This year’s annual report from the UK Gambling Commission has been released and it puts into focus the commission’s agenda for the upcoming year. With a new CEO, Sarah Harrison, holding the reins, the UKGC has tried to keep up with the time and ride herd on the UK’s gambling industry. The online gambling component of the UK gambling industry is getting some attention as more eSports betting and virtual currencies are taking the stage.
eSports betting and virtual currencies
The eSports industry as a whole has exploded in terms of revenue. Earning currently over $400 million for this year alone, a lot of people want to get a piece of the pie. One of these methods is through eSports betting. This is the reason the UK Gambling Commission is taking a closer look at how eSports betting sites are handling the wagers made on their site and how they deal with the increased traffic, while protecting their customers.
Virtual currencies are also another hot-button issue. With the rise of Bitcoin, online gamblers now have an option to pay quickly and securely from anywhere in the world. However, though Bitcoin is the primary reason for this concern, other virtual currencies are also being considered like the ones used by various gaming sites like Unikrn and Gamebet.gg to connect players to their services.
This is where the UK Gambling Commission comes in. eSports betting can come in many forms and the commission has recently seen how skin gambling on Steam could potentially crossover from being just a social gaming feature to full-fledged gambling for younger people. It is based on the idea that in-game skins can function as virtual “chips,” since these skins can be bought for money on the Steam store or earned as drops during a game.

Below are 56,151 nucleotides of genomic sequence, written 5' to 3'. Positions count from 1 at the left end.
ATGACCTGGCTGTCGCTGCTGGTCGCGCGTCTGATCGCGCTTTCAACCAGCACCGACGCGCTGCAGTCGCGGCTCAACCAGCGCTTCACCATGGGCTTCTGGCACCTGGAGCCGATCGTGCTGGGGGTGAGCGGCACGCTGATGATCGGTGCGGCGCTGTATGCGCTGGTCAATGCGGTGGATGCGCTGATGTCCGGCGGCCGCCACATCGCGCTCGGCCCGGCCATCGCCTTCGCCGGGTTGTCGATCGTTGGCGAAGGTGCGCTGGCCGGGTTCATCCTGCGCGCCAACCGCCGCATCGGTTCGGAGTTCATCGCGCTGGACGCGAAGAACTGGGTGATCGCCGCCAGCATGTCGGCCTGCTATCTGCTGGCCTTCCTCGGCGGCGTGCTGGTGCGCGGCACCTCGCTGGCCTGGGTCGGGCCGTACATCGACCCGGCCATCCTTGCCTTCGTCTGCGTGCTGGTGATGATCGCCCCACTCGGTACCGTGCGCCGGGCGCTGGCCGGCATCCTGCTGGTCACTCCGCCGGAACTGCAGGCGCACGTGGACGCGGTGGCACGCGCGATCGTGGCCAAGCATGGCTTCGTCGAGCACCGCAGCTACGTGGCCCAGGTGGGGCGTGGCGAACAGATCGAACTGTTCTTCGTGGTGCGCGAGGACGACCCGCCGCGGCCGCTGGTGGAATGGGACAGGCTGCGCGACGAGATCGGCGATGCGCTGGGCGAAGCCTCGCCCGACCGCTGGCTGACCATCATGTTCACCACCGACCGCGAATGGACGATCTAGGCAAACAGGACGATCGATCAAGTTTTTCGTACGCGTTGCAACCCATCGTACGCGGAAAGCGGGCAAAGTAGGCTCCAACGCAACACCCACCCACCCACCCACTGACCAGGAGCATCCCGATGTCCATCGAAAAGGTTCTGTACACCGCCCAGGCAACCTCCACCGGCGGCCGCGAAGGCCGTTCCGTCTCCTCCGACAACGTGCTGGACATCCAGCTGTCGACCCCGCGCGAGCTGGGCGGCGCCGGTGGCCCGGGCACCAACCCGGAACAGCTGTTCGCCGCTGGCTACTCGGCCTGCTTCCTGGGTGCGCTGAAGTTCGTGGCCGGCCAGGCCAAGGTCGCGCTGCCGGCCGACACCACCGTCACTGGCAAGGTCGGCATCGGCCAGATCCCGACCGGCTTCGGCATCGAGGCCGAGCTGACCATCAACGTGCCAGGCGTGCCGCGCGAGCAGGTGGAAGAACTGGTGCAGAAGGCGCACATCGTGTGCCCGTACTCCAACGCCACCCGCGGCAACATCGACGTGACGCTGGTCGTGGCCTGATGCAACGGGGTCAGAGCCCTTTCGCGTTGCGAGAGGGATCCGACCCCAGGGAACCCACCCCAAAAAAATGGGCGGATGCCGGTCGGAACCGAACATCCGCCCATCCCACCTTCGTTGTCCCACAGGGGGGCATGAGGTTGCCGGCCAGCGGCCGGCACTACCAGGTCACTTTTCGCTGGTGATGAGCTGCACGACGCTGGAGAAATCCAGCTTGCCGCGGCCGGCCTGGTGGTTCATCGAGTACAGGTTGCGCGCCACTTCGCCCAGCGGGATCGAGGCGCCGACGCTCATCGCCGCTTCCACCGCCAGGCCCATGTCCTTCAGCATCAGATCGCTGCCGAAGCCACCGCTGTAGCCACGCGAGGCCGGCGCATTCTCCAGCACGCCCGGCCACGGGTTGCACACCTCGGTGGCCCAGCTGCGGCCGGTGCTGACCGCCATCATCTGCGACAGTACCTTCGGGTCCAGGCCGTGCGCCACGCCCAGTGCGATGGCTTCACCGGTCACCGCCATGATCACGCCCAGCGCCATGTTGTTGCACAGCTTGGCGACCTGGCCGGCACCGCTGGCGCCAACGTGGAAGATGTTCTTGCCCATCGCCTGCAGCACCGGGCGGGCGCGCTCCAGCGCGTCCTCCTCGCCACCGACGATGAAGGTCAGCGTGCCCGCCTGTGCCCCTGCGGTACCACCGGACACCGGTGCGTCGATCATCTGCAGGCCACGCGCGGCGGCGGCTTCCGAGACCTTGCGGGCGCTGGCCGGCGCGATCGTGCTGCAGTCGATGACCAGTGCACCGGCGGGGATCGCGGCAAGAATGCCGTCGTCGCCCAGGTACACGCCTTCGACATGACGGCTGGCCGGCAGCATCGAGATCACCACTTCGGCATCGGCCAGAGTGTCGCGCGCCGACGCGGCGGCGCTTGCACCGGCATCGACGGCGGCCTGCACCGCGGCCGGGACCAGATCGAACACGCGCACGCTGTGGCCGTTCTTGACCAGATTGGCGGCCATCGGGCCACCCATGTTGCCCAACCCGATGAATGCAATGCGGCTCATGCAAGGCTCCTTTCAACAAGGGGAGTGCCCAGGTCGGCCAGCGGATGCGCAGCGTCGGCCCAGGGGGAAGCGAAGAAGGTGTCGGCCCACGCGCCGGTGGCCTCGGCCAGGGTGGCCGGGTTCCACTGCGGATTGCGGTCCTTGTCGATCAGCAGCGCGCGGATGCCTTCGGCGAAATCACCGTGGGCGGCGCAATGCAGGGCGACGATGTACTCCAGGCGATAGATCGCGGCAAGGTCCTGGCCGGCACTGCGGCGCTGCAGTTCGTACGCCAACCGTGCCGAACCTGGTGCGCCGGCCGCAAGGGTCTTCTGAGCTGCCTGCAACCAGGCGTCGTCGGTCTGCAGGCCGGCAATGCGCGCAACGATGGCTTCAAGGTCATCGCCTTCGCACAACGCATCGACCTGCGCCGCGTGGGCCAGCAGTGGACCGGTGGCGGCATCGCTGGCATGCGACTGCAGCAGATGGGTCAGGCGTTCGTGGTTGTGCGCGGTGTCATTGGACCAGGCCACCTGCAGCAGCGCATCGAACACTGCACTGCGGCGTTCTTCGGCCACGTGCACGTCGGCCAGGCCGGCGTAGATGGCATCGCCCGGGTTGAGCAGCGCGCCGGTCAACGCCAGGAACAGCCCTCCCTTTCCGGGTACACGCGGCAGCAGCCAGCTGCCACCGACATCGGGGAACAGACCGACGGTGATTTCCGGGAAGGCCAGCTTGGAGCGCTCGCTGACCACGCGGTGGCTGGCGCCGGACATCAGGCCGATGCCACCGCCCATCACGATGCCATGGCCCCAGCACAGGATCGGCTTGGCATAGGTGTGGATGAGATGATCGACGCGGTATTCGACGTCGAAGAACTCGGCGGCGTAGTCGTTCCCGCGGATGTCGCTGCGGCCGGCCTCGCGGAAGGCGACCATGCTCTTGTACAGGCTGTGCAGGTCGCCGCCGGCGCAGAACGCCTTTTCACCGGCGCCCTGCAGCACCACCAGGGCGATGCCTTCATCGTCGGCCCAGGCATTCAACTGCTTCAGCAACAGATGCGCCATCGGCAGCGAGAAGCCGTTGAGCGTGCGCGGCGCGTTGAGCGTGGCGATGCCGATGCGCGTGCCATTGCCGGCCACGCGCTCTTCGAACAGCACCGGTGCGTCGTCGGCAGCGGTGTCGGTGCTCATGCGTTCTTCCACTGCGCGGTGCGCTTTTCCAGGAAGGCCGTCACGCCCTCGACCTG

Specialized betting sites facilitate these wagers, sometimes offering bets on specific eSports matches, while other actually accept skins as bets in simple games like roulette or slots. Since this area of online gambling is still unregulated, the UKGC wants to nip any problems in the bud. This is especially important in light of recent controversies in eSports like the revelation that some eSports stars have been promoting sites that they owned or that some sites have been accused of rigging games.
Another issue that the UKGC is concerned about is match-fixing. Like any other competitive sport, there can be only one winner. Sports bettors earn money by predicting who wins the match. If one of the players colludes with bettors so that they can correctly predict the winner, then they could stand to get a lot of money. There have been incidents in the past and the UKGC would like to avoid any repeats in the future.
With its vigilant stance, it will be interesting to see what the UKGC will do to curb these problems.